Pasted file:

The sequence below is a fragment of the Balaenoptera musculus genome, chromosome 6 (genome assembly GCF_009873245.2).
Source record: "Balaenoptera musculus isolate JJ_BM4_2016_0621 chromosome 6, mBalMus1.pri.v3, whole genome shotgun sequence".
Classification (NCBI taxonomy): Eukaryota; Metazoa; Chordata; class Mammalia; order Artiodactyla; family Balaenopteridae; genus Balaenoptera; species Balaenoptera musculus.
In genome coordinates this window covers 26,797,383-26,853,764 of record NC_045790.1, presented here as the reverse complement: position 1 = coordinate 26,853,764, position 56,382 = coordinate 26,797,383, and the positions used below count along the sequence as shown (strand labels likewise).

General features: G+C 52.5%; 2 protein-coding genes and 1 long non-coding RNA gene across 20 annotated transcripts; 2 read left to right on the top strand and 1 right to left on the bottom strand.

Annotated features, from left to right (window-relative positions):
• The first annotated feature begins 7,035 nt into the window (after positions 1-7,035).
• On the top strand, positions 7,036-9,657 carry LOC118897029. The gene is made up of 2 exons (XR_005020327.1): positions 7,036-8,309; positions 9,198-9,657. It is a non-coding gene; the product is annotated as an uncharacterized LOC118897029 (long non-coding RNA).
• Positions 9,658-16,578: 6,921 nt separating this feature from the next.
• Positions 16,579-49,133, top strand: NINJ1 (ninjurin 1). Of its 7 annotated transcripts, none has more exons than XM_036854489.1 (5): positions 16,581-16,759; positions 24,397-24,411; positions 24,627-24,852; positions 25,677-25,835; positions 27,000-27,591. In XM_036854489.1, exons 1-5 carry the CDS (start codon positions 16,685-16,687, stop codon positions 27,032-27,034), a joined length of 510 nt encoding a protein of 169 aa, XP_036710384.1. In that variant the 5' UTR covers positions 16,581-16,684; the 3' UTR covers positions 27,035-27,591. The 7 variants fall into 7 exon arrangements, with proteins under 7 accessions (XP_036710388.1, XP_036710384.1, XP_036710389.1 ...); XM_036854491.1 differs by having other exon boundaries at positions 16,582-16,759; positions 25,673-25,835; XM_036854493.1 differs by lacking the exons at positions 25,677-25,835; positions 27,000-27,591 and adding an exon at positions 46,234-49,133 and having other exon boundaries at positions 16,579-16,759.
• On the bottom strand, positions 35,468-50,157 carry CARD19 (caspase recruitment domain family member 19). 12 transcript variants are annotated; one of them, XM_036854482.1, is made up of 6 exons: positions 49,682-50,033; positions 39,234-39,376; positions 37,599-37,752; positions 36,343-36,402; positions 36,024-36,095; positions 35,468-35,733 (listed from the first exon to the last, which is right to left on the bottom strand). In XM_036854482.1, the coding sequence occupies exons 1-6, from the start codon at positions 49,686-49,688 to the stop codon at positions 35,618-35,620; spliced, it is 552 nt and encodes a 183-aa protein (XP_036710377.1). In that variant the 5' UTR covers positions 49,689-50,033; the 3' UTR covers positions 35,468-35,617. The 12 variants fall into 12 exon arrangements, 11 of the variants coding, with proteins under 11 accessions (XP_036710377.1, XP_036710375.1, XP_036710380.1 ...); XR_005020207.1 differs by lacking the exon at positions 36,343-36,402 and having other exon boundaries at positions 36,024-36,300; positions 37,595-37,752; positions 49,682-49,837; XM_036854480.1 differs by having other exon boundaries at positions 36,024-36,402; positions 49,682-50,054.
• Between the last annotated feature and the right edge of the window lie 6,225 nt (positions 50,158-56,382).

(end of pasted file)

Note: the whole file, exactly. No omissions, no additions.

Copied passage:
The sequence below is a fragment of the Balaenoptera musculus genome, chromosome 6 (genome assembly GCF_009873245.2).
Source record: "Balaenoptera musculus isolate JJ_BM4_2016_0621 chromosome 6, mBalMus1.pri.v3, whole genome shotgun sequence".
Classification (NCBI taxonomy): Eukaryota; Metazoa; Chordata; class Mammalia; order Artiodactyla; family Balaenopteridae; genus Balaenoptera; species Balaenoptera musculus.
In genome coordinates this window covers 26,797,383-26,853,764 of record NC_045790.1, presented here as the reverse complement: position 1 = coordinate 26,853,764, position 56,382 = coordinate 26,797,383, and the positions used below count along the sequence as shown (strand labels likewise).

General features: G+C 52.5%; 2 protein-coding genes and 1 long non-coding RNA gene across 20 annotated transcripts; 2 read left to right on the top strand and 1 right to left on the bottom strand.

Annotated features, from left to right (window-relative positions):
• The first annotated feature begins 7,035 nt into the window (after positions 1-7,035).
• On the top strand, positions 7,036-9,657 carry LOC118897029. The gene is made up of 2 exons (XR_005020327.1): positions 7,036-8,309; positions 9,198-9,657. It is a non-coding gene; the product is annotated as an uncharacterized LOC118897029 (long non-coding RNA).
• Positions 9,658-16,578: 6,921 nt separating this feature from the next.
• Positions 16,579-49,133, top strand: NINJ1 (ninjurin 1). Of its 7 annotated transcripts, none has more exons than XM_036854489.1 (5): positions 16,581-16,759; positions 24,397-24,411; positions 24,627-24,852; positions 25,677-25,835; positions 27,000-27,591. In XM_036854489.1, exons 1-5 carry the CDS (start codon positions 16,685-16,687, stop codon positions 27,032-27,034), a joined length of 510 nt encoding a protein of 169 aa, XP_036710384.1. In that variant the 5' UTR covers positions 16,581-16,684; the 3' UTR covers positions 27,035-27,591. The 7 variants fall into 7 exon arrangements, with proteins under 7 accessions (XP_036710388.1, XP_036710384.1, XP_036710389.1 ...); XM_036854491.1 differs by having other exon boundaries at positions 16,582-16,759; positions 25,673-25,835; XM_036854493.1 differs by lacking the exons at positions 25,677-25,835; positions 27,000-27,591 and adding an exon at positions 46,234-49,133 and having other exon boundaries at positions 16,579-16,759.
• On the bottom strand, positions 35,468-50,157 carry CARD19 (caspase recruitment domain family member 19). 12 transcript variants are annotated; one of them, XM_036854482.1, is made up of 6 exons: positions 49,682-50,033; positions 39,234-39,376; positions 37,599-37,752; positions 36,343-36,402; positions 36,024-36,095; positions 35,468-35,733 (listed from the first exon to the last, which is right to left on the bottom strand). In XM_036854482.1, the coding sequence occupies exons 1-6, from the start codon at positions 49,686-49,688 to the stop codon at positions 35,618-35,620; spliced, it is 552 nt and encodes a 183-aa protein (XP_036710377.1). In that variant the 5' UTR covers positions 49,689-50,033; the 3' UTR covers positions 35,468-35,617. The 12 variants fall into 12 exon arrangements, 11 of the variants coding, with proteins under 11 accessions (XP_036710377.1, XP_036710375.1, XP_036710380.1 ...); XR_005020207.1 differs by lacking the exon at positions 36,343-36,402 and having other exon boundaries at positions 36,024-36,300; positions 37,595-37,752; positions 49,682-49,837; XM_036854480.1 differs by having other exon boundaries at positions 36,024-36,402; positions 49,682-50,054.
• Between the last annotated feature and the right edge of the window lie 6,225 nt (positions 50,158-56,382).